Aniki, played by Shinichi Tsutsumi, is an eccentric millionaire who has found paradise in Bali, Indonesia, and he has a lot to teach Shoko when they meet. Photo courtesy: Reel Asian Film Festival
Released in January this year in Japan, Bali Big Brother is a comedy adapted from author Sho Kuroiwa’s best-selling novel ‘If You Work Abroad You Can Become a Tycoon’. The film’s director Toshi Lee, 51, was born in Osaka, Japan and is best known for Detroit Metal City (2008, Time Trip App (2014), and Box! (2010).
The film has an all-star cast with Shinichi Tsutsumi, Machiko Ono, Naoto Inti Raymi and Hiroshi Tamaki in the lead roles, but at the heart of the film is learning how to face and overcome changing circumstances
Shoko is the former president of a small company in Japan that failed spectacularly. Now she’s abandoned her life in Japan and moved to Bali, Indonesia, which is where she find Aniki or as he’s known to the locals “Big Brother”.
A middle school dropout who became a wealthy property magnate in Bali, Aniki has a special kind of philosophy that has helped keep him alive and thrive. He lives a lavish life in the country with his friends by his side, but when the two meet they find an instant connection.
Shoko becomes his apprentice to learn his laid-back ways. What she finds behind the flashy clothes and bright, blonde hair is someone with a heart of gold.
Aniki is absorbed in his quest to build a kindergarten for the children in Bali, but he’s betrayed by one of his former business partners. From there it’s one road block after another as the construction reaches a deadlock.
The movie was much more interesting than I expected to be at first blush. Before watching the movie, I thought that it would focus strongly on the comedic aspects of Shoko and Aniki’s relationship, but in reality it has a good balance between the funny bits and the touching points and drama.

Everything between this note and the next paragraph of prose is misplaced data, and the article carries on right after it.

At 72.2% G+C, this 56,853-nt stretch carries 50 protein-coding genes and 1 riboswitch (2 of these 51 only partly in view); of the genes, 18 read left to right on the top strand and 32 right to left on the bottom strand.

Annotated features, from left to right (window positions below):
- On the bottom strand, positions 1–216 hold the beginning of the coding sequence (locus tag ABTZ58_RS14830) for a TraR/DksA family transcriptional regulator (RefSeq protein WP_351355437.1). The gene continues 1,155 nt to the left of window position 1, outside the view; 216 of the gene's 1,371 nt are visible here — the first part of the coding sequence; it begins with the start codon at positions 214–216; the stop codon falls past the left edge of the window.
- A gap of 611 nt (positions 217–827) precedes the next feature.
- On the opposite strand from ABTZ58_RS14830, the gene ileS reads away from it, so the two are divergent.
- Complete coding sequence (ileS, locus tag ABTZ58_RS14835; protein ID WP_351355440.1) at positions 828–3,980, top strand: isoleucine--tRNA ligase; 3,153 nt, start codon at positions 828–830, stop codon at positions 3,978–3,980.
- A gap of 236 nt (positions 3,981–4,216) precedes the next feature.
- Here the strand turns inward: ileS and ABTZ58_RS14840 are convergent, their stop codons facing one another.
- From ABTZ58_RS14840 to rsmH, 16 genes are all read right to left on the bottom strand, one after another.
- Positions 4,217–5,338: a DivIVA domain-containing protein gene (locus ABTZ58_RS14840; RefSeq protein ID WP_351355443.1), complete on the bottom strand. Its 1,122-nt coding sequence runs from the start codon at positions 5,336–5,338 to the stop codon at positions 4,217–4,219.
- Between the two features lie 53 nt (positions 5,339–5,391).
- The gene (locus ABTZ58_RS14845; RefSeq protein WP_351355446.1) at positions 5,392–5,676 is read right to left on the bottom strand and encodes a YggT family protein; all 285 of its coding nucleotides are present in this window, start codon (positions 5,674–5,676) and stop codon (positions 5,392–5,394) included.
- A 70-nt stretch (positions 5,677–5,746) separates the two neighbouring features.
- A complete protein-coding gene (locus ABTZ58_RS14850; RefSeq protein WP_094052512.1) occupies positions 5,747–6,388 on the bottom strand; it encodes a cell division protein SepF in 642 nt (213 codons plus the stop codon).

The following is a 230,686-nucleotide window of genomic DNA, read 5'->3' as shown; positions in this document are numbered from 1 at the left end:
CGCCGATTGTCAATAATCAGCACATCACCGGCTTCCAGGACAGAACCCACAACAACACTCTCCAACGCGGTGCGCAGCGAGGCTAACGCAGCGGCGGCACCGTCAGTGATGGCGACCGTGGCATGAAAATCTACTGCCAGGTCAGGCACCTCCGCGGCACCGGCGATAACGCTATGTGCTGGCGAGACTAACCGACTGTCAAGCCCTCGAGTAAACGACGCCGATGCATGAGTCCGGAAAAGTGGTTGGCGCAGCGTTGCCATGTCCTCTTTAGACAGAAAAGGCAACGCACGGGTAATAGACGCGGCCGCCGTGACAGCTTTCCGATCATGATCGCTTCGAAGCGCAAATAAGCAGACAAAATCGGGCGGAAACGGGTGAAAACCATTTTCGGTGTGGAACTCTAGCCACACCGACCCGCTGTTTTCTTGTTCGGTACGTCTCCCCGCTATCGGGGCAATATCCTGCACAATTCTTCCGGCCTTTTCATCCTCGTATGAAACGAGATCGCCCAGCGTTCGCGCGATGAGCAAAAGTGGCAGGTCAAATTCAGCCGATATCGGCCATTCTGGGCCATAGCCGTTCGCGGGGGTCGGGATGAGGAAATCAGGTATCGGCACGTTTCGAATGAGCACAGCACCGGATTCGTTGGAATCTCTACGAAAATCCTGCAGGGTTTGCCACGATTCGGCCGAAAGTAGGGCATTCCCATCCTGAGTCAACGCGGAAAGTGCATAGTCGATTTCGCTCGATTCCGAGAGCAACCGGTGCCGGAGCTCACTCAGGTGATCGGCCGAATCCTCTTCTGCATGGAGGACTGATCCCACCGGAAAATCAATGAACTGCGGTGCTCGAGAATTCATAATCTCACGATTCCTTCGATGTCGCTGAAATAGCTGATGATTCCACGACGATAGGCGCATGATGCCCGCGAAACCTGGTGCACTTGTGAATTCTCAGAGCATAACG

Aniki’s philosophy is often at the centre of the film’s touching side. These bits and pieces of wisdom are given to watchers as his little motos that have kept him going. Thing like, “Life is like Dragon Quest”, “What goes around comes around”, “Worry changes to that power called ‘help’.”
These messages from Aniki feel almost like a self-development book, but at the same time, as other reviews have also noted, they can also feel a little like being lectured while watching.
However, the big difference between reading a book and watching is this film’s setting.
Lee, the director, said about the reason why he filmed this work. “I wanted today’s people who have relationships that became weak because of the spread of the Internet and SNS to have a rethink on the importance and the power of the human relationship through watching Aniki and Bail’s people way of life.”
This is a must-see movie for people who want to make a big change in their life and it’s playing at the AGO Jackman Hall in Toronto Reel Asian International Film Festival (Reel Asian) on Sunday November 8 at 1:00 pm.